6. Your excitement is contagious! I want to wave my hands in the kitchen in excitement for this squash too!! And I am a huge sucker for custards so… I am sold indeed. 🙂

  7. Over the summer I signed up for Door-to-Door Organics (I think I heard about it from your blog). Part of the reason was to be more adventerous trying “new to us” produce. So far we’ve tried kale and bok choy. It’s nice we get to sub items, like squash. I’ll keep this recipe in mind next time squash comes up in the rotation. 🙂

  8. I felt that I most certainly should comment on our post today, mostly because, indeed, I did say: “This is what my dreams are made of.”

    When the custards get a little bit caramelized… yeah, uh huh. yep. That is all I have to say about that. I have been known to eat one after the other, no topping needed.

  9. These look gorgeous. I’m a big fan of pumpkin pie and pumpkin custards, and I imagine the satiny texture of kabocha would be perfect here. I live in a part of the world that is surprisingly (and frustratingly) void of winter squash. I can find butternut and some pumpkins, and carnival squash is sold by florists as a decoration, but I’ve never seen even an acorn squash let alone kabocha. I’ll have to make this with pumpkin for now, and hang on for kabocha when I’m back in Canada for the holidays in December. Thanks for the recipe!

  10. I had an orange kobacha and kept thinking I had the wrong thing but that’s what the label said. I made a yummy soup, but now I wish I would have just eaten it by itself. Love your pictures and enthusiasm over this dessert. I’m sure it’s as good as it looks.

  11. This sounds amazing. And, while I’ve never tried this miracle squash, you’ve convinced me to hunt one down. Also, I totally love the photo of your shoes. It’s just perfect.

    • Thanks so much, Sarah! I bought them on Etsy and think they’re the cutest…. wish they were the comfortablest, too, but… : )

  12. I really like the idea of these – we’ve got a new fruit & vegetable shop that’s just opened up round the corner so I’m going to test them on their winter squashes this week to see if I can find a kabocha squash and recreate this!

    PS I’m with Sarah on your shoes, so adorable!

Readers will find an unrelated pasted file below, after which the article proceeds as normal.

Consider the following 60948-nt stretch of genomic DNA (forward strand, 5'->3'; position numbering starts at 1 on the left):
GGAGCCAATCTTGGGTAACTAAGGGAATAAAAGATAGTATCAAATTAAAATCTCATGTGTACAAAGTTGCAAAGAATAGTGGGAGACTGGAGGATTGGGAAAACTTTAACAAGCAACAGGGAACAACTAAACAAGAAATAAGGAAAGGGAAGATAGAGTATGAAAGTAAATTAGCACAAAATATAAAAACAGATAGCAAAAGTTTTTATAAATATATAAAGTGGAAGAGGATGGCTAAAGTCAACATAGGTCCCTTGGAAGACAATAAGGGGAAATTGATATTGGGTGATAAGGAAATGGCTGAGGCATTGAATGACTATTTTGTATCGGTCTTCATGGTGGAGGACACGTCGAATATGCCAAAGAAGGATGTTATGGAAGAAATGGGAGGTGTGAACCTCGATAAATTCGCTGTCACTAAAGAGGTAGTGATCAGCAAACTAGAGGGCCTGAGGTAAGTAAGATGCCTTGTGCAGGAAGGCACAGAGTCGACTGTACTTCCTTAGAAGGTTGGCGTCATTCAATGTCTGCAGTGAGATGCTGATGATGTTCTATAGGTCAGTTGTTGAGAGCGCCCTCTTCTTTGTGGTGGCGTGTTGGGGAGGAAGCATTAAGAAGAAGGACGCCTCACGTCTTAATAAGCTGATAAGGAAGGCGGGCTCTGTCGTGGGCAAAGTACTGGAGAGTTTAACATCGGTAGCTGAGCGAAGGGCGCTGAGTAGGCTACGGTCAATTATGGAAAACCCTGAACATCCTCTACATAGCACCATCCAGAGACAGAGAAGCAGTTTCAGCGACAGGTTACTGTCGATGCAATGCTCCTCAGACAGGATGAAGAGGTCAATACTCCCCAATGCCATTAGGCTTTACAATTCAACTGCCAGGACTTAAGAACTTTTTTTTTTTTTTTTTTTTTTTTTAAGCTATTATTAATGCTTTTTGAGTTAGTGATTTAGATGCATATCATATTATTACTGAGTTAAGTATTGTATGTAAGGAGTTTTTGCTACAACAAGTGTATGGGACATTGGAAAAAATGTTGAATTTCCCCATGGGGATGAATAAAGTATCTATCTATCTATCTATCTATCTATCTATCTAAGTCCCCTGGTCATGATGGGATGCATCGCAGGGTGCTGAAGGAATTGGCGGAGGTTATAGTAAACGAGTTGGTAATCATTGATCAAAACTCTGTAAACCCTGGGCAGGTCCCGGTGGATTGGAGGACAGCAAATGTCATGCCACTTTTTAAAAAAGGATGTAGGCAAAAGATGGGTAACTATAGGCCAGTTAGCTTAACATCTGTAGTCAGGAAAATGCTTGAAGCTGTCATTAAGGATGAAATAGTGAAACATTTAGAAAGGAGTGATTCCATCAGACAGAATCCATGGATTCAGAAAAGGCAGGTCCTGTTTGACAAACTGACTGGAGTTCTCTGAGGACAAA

13. Hooray for kabocha squash … I usually do savory things with them, but I’m into this sweeter idea very much. Hope you guys had a nice weekend. It rained here (shocker). xx , m

  14. I have a confession: I can’t stand pumpkin pie! But I love kabocha squash so. And I keep admiring your photos, and imagining baked kabocha squash with sugar and spices and topped with ice cream and I’m beginning to think my world just may change…

    • What! In that case, I would especially love to hear your thoughts on this if you try it. Let me know if it’s different enough to win you over! : )

  15. OK, you have me convinced. These look marvelous! We’ve never cooked with kabocha squash, but now we’ve got me intruiged! It’s on our list.

  16. I have been salivating over this recipe for three weeks. Finally made them today. I totally agree with your husband, Tim. They are the stuff of dreams!! Anyone who loves dessert will absolutely love these.

  17. Thanks for the recipe! Question — we’re on a low-sugar diet. If we have a very very sweet Kabocha (tastes as sweet as pie by itself), can the sugar be omitted?

    • Hi Irina, We haven’t tested this, and a whole cup of any ingredient would be a lot to omit from a recipe without making other adjustments. But I have heard of custard recipes that are made with sugar substitutes like stevia before, as well as recipes similar to this one that use less granulated sugar or an alternative like maple syrup. Since this is a baked dessert, the lack of sugar may effect its ability to caramelize on top, but it contains eggs and other thickeners so the texture should still hold up. If you experiment with this yourself, please let us know how it turns out!